Some people are upset that this would mean that Osceola County and the Harris-Lake Park School district would miss out on those revenues from the increase in valuation, says Sandersfeld. But he emphasizes that this is only on the increase in valuation — in other words it’s not taking away any old money from the school district — it’s only keeping from them for thirteen years, a revenue source that they haven’t had yet in the first place. Plus, says Sandersfeld, the state does back fill some of the money to school districts as well. He says they back fill all but about 18 percent of the revenues lost to a TIF. (So the school district would still receive about 85 percent of the new money.)
Sandersfeld tells us that there is a meeting of the taxing bodies, called a consultation meeting coming up this Friday, October 2nd. The taxing bodies, including the City of Harris, Harris-Lake Park schools, and Osceola County will be there, and the plan will be explained. He says after that, a public hearing is scheduled for October 20th, at which time any objections can be made. Sandersfeld says the issue would then move on to a vote to proceed or not.
Primghar, Iowa — The USDA has released some background information about the federal grant that the O’Brien County Revolving Loan Fund administrators were told the fund would receive.
O’Brien County Economic Development Director Kiana Johnson says they were told in July that they would be receiving nearly $200,000 for the revolving loan fund, as we have reported earlier.
On Tuesday, September 29th, Agriculture Secretary Tom Vilsack awarded nearly $20 million through 385 grants to help support the start-up or expansion of rural small businesses. Five of the grants totaling $321,000 are being awarded to organizations serving rural Iowans.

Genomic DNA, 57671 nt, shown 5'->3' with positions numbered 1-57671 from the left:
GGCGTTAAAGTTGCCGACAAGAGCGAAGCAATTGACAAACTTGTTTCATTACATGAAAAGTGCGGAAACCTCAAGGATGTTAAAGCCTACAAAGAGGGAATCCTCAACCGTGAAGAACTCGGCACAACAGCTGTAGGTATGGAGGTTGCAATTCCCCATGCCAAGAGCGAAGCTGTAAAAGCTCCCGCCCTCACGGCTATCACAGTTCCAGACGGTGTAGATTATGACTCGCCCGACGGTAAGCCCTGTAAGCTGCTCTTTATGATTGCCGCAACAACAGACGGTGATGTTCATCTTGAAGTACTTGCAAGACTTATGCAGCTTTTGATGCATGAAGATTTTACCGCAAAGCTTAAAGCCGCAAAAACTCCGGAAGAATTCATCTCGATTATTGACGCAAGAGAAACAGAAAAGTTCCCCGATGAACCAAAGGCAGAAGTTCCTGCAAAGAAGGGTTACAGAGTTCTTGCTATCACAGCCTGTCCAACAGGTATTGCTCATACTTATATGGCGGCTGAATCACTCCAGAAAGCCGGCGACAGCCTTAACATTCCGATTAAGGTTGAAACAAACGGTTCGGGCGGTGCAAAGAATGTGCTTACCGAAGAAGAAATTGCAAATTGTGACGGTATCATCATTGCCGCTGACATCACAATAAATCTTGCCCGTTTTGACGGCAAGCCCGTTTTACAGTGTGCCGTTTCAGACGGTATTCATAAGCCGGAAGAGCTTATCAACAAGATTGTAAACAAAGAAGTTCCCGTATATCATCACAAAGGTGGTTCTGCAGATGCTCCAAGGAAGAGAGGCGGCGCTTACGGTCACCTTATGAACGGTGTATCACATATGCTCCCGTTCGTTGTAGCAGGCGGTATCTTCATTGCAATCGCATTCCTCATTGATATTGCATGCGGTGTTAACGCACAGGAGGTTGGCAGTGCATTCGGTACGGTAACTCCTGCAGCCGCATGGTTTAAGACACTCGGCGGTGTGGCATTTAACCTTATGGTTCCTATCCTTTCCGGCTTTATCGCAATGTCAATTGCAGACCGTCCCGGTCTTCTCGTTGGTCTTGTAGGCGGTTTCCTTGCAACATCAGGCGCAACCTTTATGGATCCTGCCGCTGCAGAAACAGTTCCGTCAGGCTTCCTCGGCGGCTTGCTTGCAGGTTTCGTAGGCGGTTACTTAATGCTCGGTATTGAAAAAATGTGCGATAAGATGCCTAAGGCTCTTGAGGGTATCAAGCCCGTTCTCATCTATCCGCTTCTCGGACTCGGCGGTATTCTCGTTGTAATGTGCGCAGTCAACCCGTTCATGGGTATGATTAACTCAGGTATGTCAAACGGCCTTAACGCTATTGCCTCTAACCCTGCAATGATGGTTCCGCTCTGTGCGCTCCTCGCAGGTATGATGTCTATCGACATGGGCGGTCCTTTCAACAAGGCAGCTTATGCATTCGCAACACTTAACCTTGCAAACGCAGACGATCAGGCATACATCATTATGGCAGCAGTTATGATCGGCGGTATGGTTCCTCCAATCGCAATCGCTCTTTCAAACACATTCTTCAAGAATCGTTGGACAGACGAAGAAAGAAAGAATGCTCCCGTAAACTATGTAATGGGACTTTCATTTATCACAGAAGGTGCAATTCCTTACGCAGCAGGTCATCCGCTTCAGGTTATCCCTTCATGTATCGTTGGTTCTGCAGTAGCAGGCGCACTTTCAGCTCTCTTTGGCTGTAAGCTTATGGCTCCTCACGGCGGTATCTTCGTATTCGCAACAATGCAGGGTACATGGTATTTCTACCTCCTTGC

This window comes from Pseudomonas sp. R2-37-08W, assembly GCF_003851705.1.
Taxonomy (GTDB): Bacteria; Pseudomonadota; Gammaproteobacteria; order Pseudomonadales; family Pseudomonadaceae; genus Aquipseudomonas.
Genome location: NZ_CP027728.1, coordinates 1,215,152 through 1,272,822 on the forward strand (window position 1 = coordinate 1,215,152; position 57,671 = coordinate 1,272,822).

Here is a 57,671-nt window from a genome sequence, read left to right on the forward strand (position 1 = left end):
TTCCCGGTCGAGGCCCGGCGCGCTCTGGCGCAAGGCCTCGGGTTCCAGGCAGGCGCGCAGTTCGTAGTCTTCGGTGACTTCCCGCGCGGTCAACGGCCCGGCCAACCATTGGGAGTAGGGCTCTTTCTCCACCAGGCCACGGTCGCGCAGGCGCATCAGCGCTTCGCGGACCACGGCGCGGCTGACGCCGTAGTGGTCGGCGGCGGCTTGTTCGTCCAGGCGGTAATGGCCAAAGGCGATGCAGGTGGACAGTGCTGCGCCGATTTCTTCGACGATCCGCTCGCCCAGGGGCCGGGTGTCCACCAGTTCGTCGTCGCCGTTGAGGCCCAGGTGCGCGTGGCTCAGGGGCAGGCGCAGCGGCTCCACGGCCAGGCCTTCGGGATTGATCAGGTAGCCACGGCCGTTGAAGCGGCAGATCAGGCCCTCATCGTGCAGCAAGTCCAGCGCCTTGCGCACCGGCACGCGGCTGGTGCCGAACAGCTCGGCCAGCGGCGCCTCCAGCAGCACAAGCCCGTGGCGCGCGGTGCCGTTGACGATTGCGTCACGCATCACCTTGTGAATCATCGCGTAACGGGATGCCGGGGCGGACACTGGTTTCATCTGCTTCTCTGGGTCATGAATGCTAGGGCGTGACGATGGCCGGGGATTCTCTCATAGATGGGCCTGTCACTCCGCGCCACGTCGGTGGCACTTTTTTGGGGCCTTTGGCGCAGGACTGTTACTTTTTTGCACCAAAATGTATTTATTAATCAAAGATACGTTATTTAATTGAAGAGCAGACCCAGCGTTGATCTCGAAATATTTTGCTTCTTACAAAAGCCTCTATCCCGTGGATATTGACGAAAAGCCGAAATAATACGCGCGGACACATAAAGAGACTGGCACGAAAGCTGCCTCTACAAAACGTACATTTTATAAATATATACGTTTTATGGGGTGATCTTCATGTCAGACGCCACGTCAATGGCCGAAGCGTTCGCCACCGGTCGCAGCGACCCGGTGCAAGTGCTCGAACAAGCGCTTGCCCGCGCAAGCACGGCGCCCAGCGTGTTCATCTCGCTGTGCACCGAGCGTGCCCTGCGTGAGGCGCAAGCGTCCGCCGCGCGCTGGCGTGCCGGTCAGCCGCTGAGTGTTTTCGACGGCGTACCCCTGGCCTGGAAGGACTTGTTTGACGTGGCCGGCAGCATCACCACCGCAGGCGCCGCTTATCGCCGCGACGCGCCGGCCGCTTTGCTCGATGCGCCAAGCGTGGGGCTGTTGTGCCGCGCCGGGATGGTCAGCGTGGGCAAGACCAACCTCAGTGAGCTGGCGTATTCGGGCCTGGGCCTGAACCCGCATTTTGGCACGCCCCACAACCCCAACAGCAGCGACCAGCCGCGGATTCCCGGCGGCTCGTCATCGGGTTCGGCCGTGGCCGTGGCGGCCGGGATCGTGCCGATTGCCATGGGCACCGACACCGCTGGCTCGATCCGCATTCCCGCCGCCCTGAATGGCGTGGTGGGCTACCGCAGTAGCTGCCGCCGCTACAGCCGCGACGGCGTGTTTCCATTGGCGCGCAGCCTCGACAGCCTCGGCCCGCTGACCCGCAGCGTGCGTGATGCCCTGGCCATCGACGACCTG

Vilsack says that these grants will strengthen the economic fabric of rural small towns and communities by providing capital to small and emerging businesses.
USDA is awarding the grants through the Rural Business Development Grant (RBDG) program. Recipients may use the funds to provide technical assistance, training and job-creation activities.
The O’Brien County Revolving Loan Fund received more money by far than any other Iowa entity, with a grant of $196,910. The University of Northern Iowa Institute for Decision Making received $32,000. Charles City Development received $26,270. Estherville Industrial Development received $25,000. Indian Hills Community College received $40,820.
Development Director Johnson says the USDA told them why they scored so high.
She says nearly all of the dollars from the grant are already spoken for. Two projects, whose identities need to be kept private at this time will receive most of the loan funds. One will get a $120,000 loan, and the other project will get a $70,000 loan. She says one of the projects is an expanding business and the other is a business succession — a situation in which the business owner is retiring and has found someone who wants to buy the business.
Johnson says they also have an application in to the USDA for even more funding for the revolving loan fund.